Nor is Gratitude a sign of piety, when we make a big show of bestowing charity on others. Mark's Gospel teaches: "Beware of the scribes who want to go around in long robes and seek respectful greetings in the marketplace. They have the front seats in the synagogues and the place of honor at banquets. [But] they devour widows' houses and for a show make lengthy prayers." -[ Mark 12: 38-40].
True Gratitude, as service, does not revel in names of donors emblazoned on buildings. True Gratitude becomes the Love of serving along WITH others, never ABOVE others.
Gratitude, to please the Lord, must be humble and quiet. Gratitude that becomes a loving and genuine service to others, is of the highest level. Because that kind of Gratitude is Love.
And so, HOW is YOUR GRATITUDE? Is it patient, kind, not envious, not proud? Is it not self-seeking, not easily angered, does it keep no record of wrongs? --Because when Gratitude becomes charity that has an agenda or keeps score, it is not Love at all!
Does your Gratitude rejoice with the Truth of God, which is Love? Does your Gratitude always protect, trust, hope, persevere?
Does your Gratitude ever fail?
OR, do you pray continually, giving thanks in all circumstances? Does your Gratitude furl forth, like a Force of Sheer Love?
[Related Postings: " My Grateful Life, 11/24/14; "Gratitude is a Verb", 11/14/12; "Gratitude", 11/16/11; "Thanksgiving", 11/21/11].
(c) Spiritual Devotional 2015. All Rights Reserved.
Sunday, November 15, 2015
" Learn a lesson from the fig tree. When its branch becomes tender and sprouts leaves, you know that summer is near. In the same way, when you see these things happening, know that He is near, at the gates. But of that day or hour, no one knows, neither the angels in Heaven, nor the Son, but only the Father." --[ Mark 13: 24-32].
Immediately after Jesus was crucified and rose again from the dead and was seated at the right hand of His Father, the disciples believed that Jesus would come again. After all, before His death, Jesus had told His disciples, "And if I go and prepare a place for you, I will come again and will take you to myself, that where I am, you may be also." --[John 14:3].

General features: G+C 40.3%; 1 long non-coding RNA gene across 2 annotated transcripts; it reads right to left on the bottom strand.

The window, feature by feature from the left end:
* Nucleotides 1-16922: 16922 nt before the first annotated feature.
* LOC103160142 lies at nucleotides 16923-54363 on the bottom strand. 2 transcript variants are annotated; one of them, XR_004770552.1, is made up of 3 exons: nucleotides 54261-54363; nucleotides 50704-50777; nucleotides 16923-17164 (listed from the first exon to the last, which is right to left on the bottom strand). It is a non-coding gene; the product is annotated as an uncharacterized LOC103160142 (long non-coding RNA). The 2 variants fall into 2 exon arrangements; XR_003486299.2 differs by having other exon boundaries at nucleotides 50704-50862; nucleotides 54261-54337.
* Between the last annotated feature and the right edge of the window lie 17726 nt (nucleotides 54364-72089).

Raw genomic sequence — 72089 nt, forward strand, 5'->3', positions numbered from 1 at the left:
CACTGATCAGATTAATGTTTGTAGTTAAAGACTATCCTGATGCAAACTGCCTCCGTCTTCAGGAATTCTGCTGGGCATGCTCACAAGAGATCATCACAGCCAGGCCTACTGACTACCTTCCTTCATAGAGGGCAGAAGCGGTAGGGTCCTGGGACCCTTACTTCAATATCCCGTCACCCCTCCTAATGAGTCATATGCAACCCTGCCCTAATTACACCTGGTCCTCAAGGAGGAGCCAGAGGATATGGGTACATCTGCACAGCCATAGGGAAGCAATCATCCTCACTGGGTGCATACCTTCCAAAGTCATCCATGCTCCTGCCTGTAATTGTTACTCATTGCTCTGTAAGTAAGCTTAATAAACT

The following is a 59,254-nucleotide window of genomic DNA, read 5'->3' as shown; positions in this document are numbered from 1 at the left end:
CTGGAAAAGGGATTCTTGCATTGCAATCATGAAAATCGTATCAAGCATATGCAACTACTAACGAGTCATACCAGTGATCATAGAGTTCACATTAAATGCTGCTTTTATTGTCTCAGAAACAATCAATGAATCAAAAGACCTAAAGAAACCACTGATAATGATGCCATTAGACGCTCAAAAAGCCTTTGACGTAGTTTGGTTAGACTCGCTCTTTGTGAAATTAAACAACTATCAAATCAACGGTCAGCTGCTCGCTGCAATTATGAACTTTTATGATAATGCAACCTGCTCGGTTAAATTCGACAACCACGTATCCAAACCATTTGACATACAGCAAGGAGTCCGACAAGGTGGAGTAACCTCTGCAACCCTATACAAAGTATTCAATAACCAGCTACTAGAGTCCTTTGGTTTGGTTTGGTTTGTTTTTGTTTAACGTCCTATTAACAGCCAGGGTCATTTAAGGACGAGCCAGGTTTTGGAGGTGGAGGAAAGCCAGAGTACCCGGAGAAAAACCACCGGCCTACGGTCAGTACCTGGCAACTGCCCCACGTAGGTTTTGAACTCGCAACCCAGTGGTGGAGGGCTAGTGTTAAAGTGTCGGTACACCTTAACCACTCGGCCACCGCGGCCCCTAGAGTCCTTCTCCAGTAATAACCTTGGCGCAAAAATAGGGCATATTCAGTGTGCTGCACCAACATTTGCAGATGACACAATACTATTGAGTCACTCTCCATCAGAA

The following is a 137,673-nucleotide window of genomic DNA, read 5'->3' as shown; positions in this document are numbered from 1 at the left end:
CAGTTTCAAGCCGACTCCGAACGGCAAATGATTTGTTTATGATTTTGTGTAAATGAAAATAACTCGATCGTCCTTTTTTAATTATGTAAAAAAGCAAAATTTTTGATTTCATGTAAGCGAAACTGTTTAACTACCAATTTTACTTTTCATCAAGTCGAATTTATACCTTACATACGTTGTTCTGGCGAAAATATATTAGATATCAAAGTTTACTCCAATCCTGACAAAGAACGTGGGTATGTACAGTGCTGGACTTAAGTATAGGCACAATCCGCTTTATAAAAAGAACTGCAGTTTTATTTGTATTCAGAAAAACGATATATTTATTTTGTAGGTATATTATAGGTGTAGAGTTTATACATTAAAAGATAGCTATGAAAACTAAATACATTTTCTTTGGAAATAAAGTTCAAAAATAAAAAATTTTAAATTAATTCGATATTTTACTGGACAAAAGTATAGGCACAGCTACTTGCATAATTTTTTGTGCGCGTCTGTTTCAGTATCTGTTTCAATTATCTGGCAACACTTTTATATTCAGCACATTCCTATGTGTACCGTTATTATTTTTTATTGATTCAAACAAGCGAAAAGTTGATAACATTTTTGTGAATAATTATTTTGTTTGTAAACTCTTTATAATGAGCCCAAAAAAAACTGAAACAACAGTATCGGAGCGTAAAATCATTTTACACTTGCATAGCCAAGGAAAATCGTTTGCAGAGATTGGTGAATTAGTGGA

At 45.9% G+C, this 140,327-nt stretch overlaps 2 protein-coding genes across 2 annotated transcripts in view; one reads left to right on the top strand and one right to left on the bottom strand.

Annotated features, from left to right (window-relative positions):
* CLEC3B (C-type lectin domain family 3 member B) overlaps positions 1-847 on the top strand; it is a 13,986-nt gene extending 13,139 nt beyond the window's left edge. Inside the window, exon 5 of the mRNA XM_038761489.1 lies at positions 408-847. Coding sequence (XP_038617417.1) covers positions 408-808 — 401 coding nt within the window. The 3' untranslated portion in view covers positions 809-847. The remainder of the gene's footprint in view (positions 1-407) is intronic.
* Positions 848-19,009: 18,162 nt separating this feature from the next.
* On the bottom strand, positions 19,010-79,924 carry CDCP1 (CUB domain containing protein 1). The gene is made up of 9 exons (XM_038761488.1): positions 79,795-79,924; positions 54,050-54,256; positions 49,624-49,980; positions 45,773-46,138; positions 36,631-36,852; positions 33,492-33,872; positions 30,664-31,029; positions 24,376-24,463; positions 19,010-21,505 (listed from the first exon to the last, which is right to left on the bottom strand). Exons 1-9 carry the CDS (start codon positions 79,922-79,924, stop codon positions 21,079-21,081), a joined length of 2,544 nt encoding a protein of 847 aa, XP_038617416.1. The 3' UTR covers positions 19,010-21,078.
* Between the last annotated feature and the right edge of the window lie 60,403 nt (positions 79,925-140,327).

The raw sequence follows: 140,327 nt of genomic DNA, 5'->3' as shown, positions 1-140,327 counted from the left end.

Early Christians wanted to know -- when would the Second Coming occur, and how would they know it was happening?
Mark, in this Gospel, warns of the signs of the Coming, that "the sun will be darkened, and the moon will not give its light, and the stars will be falling from the sky and the powers in the Heavens will be shaken."
Many have predicted the Second Coming before now, but any predictions must be as faulty as our human souls, since "neither the angels in Heaven, nor the Son, but only the Father [shall know]".
But, I submit to you that we do not have to wait only for Jesus' Second Coming. For, Jesus is all around us today, if we only care to slow down and look.
Jesus' presence is as obvious as the fig tree. We recognize that summer is coming when the "branch of the fig tree becomes tender and sprouts leaves."
I remember one Saturday, when I was about three years old, walking through my little village with my parents. They whispered, and pointed at a black man walking through town. No doubt, he was also doing his Saturday errands. But my family acted shocked and disturbed that a black man was even present in our village. I remember being anxious for that poor man. Who would want to be pointed at and made so conspicuous? I didn't know what my family's attitude was, but it was clearly not Love.
Only years later did I come to know what that harsh moment was. It was Racism.
My family used to deride the poor, saying, 'Let them help themselves.' My family had money, we were not starving. But they saw charity as, "giving our hard-earned money away.'' They saw the poor as 'wanting only to live off others.' But I? -- Somehow, I understood that the poor simply had fallen on hard times; and that even one dollar to them would have been a small miracle.
Blaming others for being born poor was not Love. That attitude seemed greedy and selfish. I think I was about ten at the time, when I realized this. Plain as day, I saw that a lack of charity was not Love.